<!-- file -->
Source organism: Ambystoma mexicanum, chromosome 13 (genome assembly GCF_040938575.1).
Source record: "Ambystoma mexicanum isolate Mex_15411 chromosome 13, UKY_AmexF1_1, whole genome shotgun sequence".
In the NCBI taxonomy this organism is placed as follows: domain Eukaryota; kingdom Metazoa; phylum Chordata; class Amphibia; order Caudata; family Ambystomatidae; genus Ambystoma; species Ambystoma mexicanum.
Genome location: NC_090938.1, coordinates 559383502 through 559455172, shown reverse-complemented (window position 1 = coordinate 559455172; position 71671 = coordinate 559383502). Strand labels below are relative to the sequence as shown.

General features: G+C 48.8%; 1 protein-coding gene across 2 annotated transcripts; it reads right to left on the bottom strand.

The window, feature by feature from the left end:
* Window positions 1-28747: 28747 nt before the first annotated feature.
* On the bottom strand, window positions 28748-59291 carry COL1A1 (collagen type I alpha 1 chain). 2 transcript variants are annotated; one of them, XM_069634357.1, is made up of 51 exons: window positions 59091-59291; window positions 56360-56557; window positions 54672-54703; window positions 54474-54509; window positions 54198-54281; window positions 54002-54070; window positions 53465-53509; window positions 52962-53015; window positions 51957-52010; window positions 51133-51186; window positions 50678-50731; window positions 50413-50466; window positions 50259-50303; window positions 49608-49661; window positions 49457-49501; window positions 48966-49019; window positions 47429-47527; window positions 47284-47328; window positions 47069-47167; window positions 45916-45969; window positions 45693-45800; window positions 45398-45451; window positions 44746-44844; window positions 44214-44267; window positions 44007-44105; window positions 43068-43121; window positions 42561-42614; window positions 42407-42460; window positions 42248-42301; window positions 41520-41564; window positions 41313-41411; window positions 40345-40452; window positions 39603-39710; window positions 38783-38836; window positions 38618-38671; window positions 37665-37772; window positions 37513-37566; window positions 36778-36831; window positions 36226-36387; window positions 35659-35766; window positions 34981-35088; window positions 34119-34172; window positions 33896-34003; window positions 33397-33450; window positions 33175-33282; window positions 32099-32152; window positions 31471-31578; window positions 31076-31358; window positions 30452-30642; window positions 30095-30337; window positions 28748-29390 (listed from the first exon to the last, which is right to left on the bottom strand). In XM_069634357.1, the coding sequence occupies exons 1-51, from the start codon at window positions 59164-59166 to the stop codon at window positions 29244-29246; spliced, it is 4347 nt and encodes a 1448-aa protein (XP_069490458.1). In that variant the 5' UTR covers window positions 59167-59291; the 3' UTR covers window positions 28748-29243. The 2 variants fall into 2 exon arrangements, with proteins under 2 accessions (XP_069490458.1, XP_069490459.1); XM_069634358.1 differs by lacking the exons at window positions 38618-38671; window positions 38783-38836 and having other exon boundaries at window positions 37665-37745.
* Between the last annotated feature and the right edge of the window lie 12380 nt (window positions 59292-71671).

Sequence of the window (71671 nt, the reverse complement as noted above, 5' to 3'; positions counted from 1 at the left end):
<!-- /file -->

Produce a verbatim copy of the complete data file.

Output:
Source organism: Ambystoma mexicanum, chromosome 13 (genome assembly GCF_040938575.1).
Source record: "Ambystoma mexicanum isolate Mex_15411 chromosome 13, UKY_AmexF1_1, whole genome shotgun sequence".
In the NCBI taxonomy this organism is placed as follows: domain Eukaryota; kingdom Metazoa; phylum Chordata; class Amphibia; order Caudata; family Ambystomatidae; genus Ambystoma; species Ambystoma mexicanum.
Genome location: NC_090938.1, coordinates 559383502 through 559455172, shown reverse-complemented (window position 1 = coordinate 559455172; position 71671 = coordinate 559383502). Strand labels below are relative to the sequence as shown.

General features: G+C 48.8%; 1 protein-coding gene across 2 annotated transcripts; it reads right to left on the bottom strand.

The window, feature by feature from the left end:
* Window positions 1-28747: 28747 nt before the first annotated feature.
* On the bottom strand, window positions 28748-59291 carry COL1A1 (collagen type I alpha 1 chain). 2 transcript variants are annotated; one of them, XM_069634357.1, is made up of 51 exons: window positions 59091-59291; window positions 56360-56557; window positions 54672-54703; window positions 54474-54509; window positions 54198-54281; window positions 54002-54070; window positions 53465-53509; window positions 52962-53015; window positions 51957-52010; window positions 51133-51186; window positions 50678-50731; window positions 50413-50466; window positions 50259-50303; window positions 49608-49661; window positions 49457-49501; window positions 48966-49019; window positions 47429-47527; window positions 47284-47328; window positions 47069-47167; window positions 45916-45969; window positions 45693-45800; window positions 45398-45451; window positions 44746-44844; window positions 44214-44267; window positions 44007-44105; window positions 43068-43121; window positions 42561-42614; window positions 42407-42460; window positions 42248-42301; window positions 41520-41564; window positions 41313-41411; window positions 40345-40452; window positions 39603-39710; window positions 38783-38836; window positions 38618-38671; window positions 37665-37772; window positions 37513-37566; window positions 36778-36831; window positions 36226-36387; window positions 35659-35766; window positions 34981-35088; window positions 34119-34172; window positions 33896-34003; window positions 33397-33450; window positions 33175-33282; window positions 32099-32152; window positions 31471-31578; window positions 31076-31358; window positions 30452-30642; window positions 30095-30337; window positions 28748-29390 (listed from the first exon to the last, which is right to left on the bottom strand). In XM_069634357.1, the coding sequence occupies exons 1-51, from the start codon at window positions 59164-59166 to the stop codon at window positions 29244-29246; spliced, it is 4347 nt and encodes a 1448-aa protein (XP_069490458.1). In that variant the 5' UTR covers window positions 59167-59291; the 3' UTR covers window positions 28748-29243. The 2 variants fall into 2 exon arrangements, with proteins under 2 accessions (XP_069490458.1, XP_069490459.1); XM_069634358.1 differs by lacking the exons at window positions 38618-38671; window positions 38783-38836 and having other exon boundaries at window positions 37665-37745.
* Between the last annotated feature and the right edge of the window lie 12380 nt (window positions 59292-71671).

Sequence of the window (71671 nt, the reverse complement as noted above, 5' to 3'; positions counted from 1 at the left end):